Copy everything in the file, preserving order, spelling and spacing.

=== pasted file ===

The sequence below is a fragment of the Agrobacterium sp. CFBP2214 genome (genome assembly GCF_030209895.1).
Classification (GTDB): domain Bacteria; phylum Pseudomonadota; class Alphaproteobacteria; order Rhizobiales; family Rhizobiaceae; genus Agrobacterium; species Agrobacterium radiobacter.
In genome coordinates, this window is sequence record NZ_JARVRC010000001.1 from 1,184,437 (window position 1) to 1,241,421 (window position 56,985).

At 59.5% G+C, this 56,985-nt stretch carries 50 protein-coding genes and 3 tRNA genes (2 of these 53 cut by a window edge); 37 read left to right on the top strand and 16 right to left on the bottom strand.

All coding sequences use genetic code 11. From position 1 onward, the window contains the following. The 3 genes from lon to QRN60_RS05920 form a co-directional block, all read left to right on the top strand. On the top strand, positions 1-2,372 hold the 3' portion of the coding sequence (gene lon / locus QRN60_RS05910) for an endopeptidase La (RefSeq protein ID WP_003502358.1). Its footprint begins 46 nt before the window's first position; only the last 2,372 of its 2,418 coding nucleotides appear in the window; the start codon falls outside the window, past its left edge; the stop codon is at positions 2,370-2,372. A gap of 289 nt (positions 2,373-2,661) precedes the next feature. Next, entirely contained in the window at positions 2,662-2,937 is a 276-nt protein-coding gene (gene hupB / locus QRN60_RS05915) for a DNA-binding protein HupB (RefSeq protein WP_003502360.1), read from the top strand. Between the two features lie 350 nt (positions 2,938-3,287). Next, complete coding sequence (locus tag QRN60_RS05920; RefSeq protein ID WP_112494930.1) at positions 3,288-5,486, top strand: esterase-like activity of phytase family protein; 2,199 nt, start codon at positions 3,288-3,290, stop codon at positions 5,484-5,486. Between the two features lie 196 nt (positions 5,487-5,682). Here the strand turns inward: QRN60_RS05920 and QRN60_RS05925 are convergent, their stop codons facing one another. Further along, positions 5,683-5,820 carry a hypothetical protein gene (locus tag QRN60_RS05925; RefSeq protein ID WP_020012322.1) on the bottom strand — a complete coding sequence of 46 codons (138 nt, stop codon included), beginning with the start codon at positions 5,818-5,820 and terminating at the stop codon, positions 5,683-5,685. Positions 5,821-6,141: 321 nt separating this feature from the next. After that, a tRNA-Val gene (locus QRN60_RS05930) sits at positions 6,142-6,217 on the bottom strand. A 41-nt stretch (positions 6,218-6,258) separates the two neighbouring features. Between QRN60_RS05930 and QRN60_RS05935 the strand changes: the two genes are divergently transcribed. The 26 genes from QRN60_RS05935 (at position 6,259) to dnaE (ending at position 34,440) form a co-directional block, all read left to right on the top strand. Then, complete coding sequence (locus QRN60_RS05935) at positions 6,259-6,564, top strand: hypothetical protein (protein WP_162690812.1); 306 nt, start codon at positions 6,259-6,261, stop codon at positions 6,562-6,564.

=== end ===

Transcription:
The sequence below is a fragment of the Agrobacterium sp. CFBP2214 genome (genome assembly GCF_030209895.1).
Classification (GTDB): domain Bacteria; phylum Pseudomonadota; class Alphaproteobacteria; order Rhizobiales; family Rhizobiaceae; genus Agrobacterium; species Agrobacterium radiobacter.
In genome coordinates, this window is sequence record NZ_JARVRC010000001.1 from 1,184,437 (window position 1) to 1,241,421 (window position 56,985).

At 59.5% G+C, this 56,985-nt stretch carries 50 protein-coding genes and 3 tRNA genes (2 of these 53 cut by a window edge); 37 read left to right on the top strand and 16 right to left on the bottom strand.

All coding sequences use genetic code 11. From position 1 onward, the window contains the following. The 3 genes from lon to QRN60_RS05920 form a co-directional block, all read left to right on the top strand. On the top strand, positions 1-2,372 hold the 3' portion of the coding sequence (gene lon / locus QRN60_RS05910) for an endopeptidase La (RefSeq protein ID WP_003502358.1). Its footprint begins 46 nt before the window's first position; only the last 2,372 of its 2,418 coding nucleotides appear in the window; the start codon falls outside the window, past its left edge; the stop codon is at positions 2,370-2,372. A gap of 289 nt (positions 2,373-2,661) precedes the next feature. Next, entirely contained in the window at positions 2,662-2,937 is a 276-nt protein-coding gene (gene hupB / locus QRN60_RS05915) for a DNA-binding protein HupB (RefSeq protein WP_003502360.1), read from the top strand. Between the two features lie 350 nt (positions 2,938-3,287). Next, complete coding sequence (locus tag QRN60_RS05920; RefSeq protein ID WP_112494930.1) at positions 3,288-5,486, top strand: esterase-like activity of phytase family protein; 2,199 nt, start codon at positions 3,288-3,290, stop codon at positions 5,484-5,486. Between the two features lie 196 nt (positions 5,487-5,682). Here the strand turns inward: QRN60_RS05920 and QRN60_RS05925 are convergent, their stop codons facing one another. Further along, positions 5,683-5,820 carry a hypothetical protein gene (locus tag QRN60_RS05925; RefSeq protein ID WP_020012322.1) on the bottom strand — a complete coding sequence of 46 codons (138 nt, stop codon included), beginning with the start codon at positions 5,818-5,820 and terminating at the stop codon, positions 5,683-5,685. Positions 5,821-6,141: 321 nt separating this feature from the next. After that, a tRNA-Val gene (locus QRN60_RS05930) sits at positions 6,142-6,217 on the bottom strand. A 41-nt stretch (positions 6,218-6,258) separates the two neighbouring features. Between QRN60_RS05930 and QRN60_RS05935 the strand changes: the two genes are divergently transcribed. The 26 genes from QRN60_RS05935 (at position 6,259) to dnaE (ending at position 34,440) form a co-directional block, all read left to right on the top strand. Then, complete coding sequence (locus QRN60_RS05935) at positions 6,259-6,564, top strand: hypothetical protein (protein WP_162690812.1); 306 nt, start codon at positions 6,259-6,261, stop codon at positions 6,562-6,564.